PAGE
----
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Evolution of Belle Isle Salt Dome, Louisiana
Charles A. O'Neill, III (1)
The Plio-Miocene subsurface geology of Belle Isle dome in coastal Louisiana was studied using electrical logs. The pattern of syndepositional folding, faulting and sand distribution at this shallow piercement salt structure reflects variations with time in the configuration of the paleotopographic mound and indicates contemporaneous intrusive movement and sedimentation. Intrusive growth proceeded from an elongate shale and salt mass (ridge stage) to a buried cylindrical salt plug (deep-plug stage) to a plug which maintained a near-surface position (shallow-plug stage).
Each growth stage has a particular style of folding and normal growth faulting which is related to the shape and burial history of the intrusive. The ridge stage is characterized by movement on tangential faults and intrusive-coincident peripheral faults. The highly convergent beds of the deep-plug stage record the main episode of radial faulting. Shallow-plug stage sediments have few faults and low sedimentary convergence rates. During both plug stages the salt-sediment interface acted as a vertical circular fault.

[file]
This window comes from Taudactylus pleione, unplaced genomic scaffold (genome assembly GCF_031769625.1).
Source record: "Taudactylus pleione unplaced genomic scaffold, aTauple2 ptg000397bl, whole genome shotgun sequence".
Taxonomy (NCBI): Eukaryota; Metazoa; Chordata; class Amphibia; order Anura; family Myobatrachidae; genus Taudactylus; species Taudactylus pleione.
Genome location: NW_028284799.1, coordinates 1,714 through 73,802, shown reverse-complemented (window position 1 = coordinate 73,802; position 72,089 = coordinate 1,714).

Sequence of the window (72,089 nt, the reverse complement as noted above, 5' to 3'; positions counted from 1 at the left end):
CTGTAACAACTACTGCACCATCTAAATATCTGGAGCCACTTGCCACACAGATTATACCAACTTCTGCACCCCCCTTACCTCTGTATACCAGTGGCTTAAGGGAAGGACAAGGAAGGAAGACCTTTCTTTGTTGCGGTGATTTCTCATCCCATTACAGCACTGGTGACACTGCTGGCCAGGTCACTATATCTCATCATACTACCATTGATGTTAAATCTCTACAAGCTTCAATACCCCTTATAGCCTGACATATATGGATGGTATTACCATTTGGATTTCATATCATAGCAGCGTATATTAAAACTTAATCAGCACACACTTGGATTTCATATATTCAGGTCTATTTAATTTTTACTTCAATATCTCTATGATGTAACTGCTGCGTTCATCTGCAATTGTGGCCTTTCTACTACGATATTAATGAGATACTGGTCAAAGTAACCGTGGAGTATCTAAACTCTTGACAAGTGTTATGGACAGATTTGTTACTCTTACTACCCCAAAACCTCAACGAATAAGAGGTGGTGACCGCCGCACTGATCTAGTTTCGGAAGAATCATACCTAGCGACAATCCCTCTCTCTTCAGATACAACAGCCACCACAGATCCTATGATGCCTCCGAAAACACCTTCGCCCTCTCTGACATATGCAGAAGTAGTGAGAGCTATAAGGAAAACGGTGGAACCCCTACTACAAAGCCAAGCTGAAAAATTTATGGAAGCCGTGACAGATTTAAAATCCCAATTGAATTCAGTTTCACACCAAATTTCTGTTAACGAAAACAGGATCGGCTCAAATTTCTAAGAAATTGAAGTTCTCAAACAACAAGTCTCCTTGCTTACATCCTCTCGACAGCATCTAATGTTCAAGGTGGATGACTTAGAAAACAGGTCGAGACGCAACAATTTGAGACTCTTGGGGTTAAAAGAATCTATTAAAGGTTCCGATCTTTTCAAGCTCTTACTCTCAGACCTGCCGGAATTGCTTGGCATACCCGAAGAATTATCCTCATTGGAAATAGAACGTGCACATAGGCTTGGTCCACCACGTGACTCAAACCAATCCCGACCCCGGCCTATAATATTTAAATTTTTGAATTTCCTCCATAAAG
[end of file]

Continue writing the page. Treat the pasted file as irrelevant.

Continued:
The shallow-plug stage is associated with slowly deposited non-marine sediments whereas the deep-plug stage is associated with rapidly deposited deltaic sediments. It is postulated that deposition rates largely determined burial depth of plug and that changes in absolute rate of salt movement during plug stages were minor.
The large topographic mound present during the ridge stage and deep-plug stage caused sands to shale-out as they approached the salt, thereby creating numerous stratigraphic traps.
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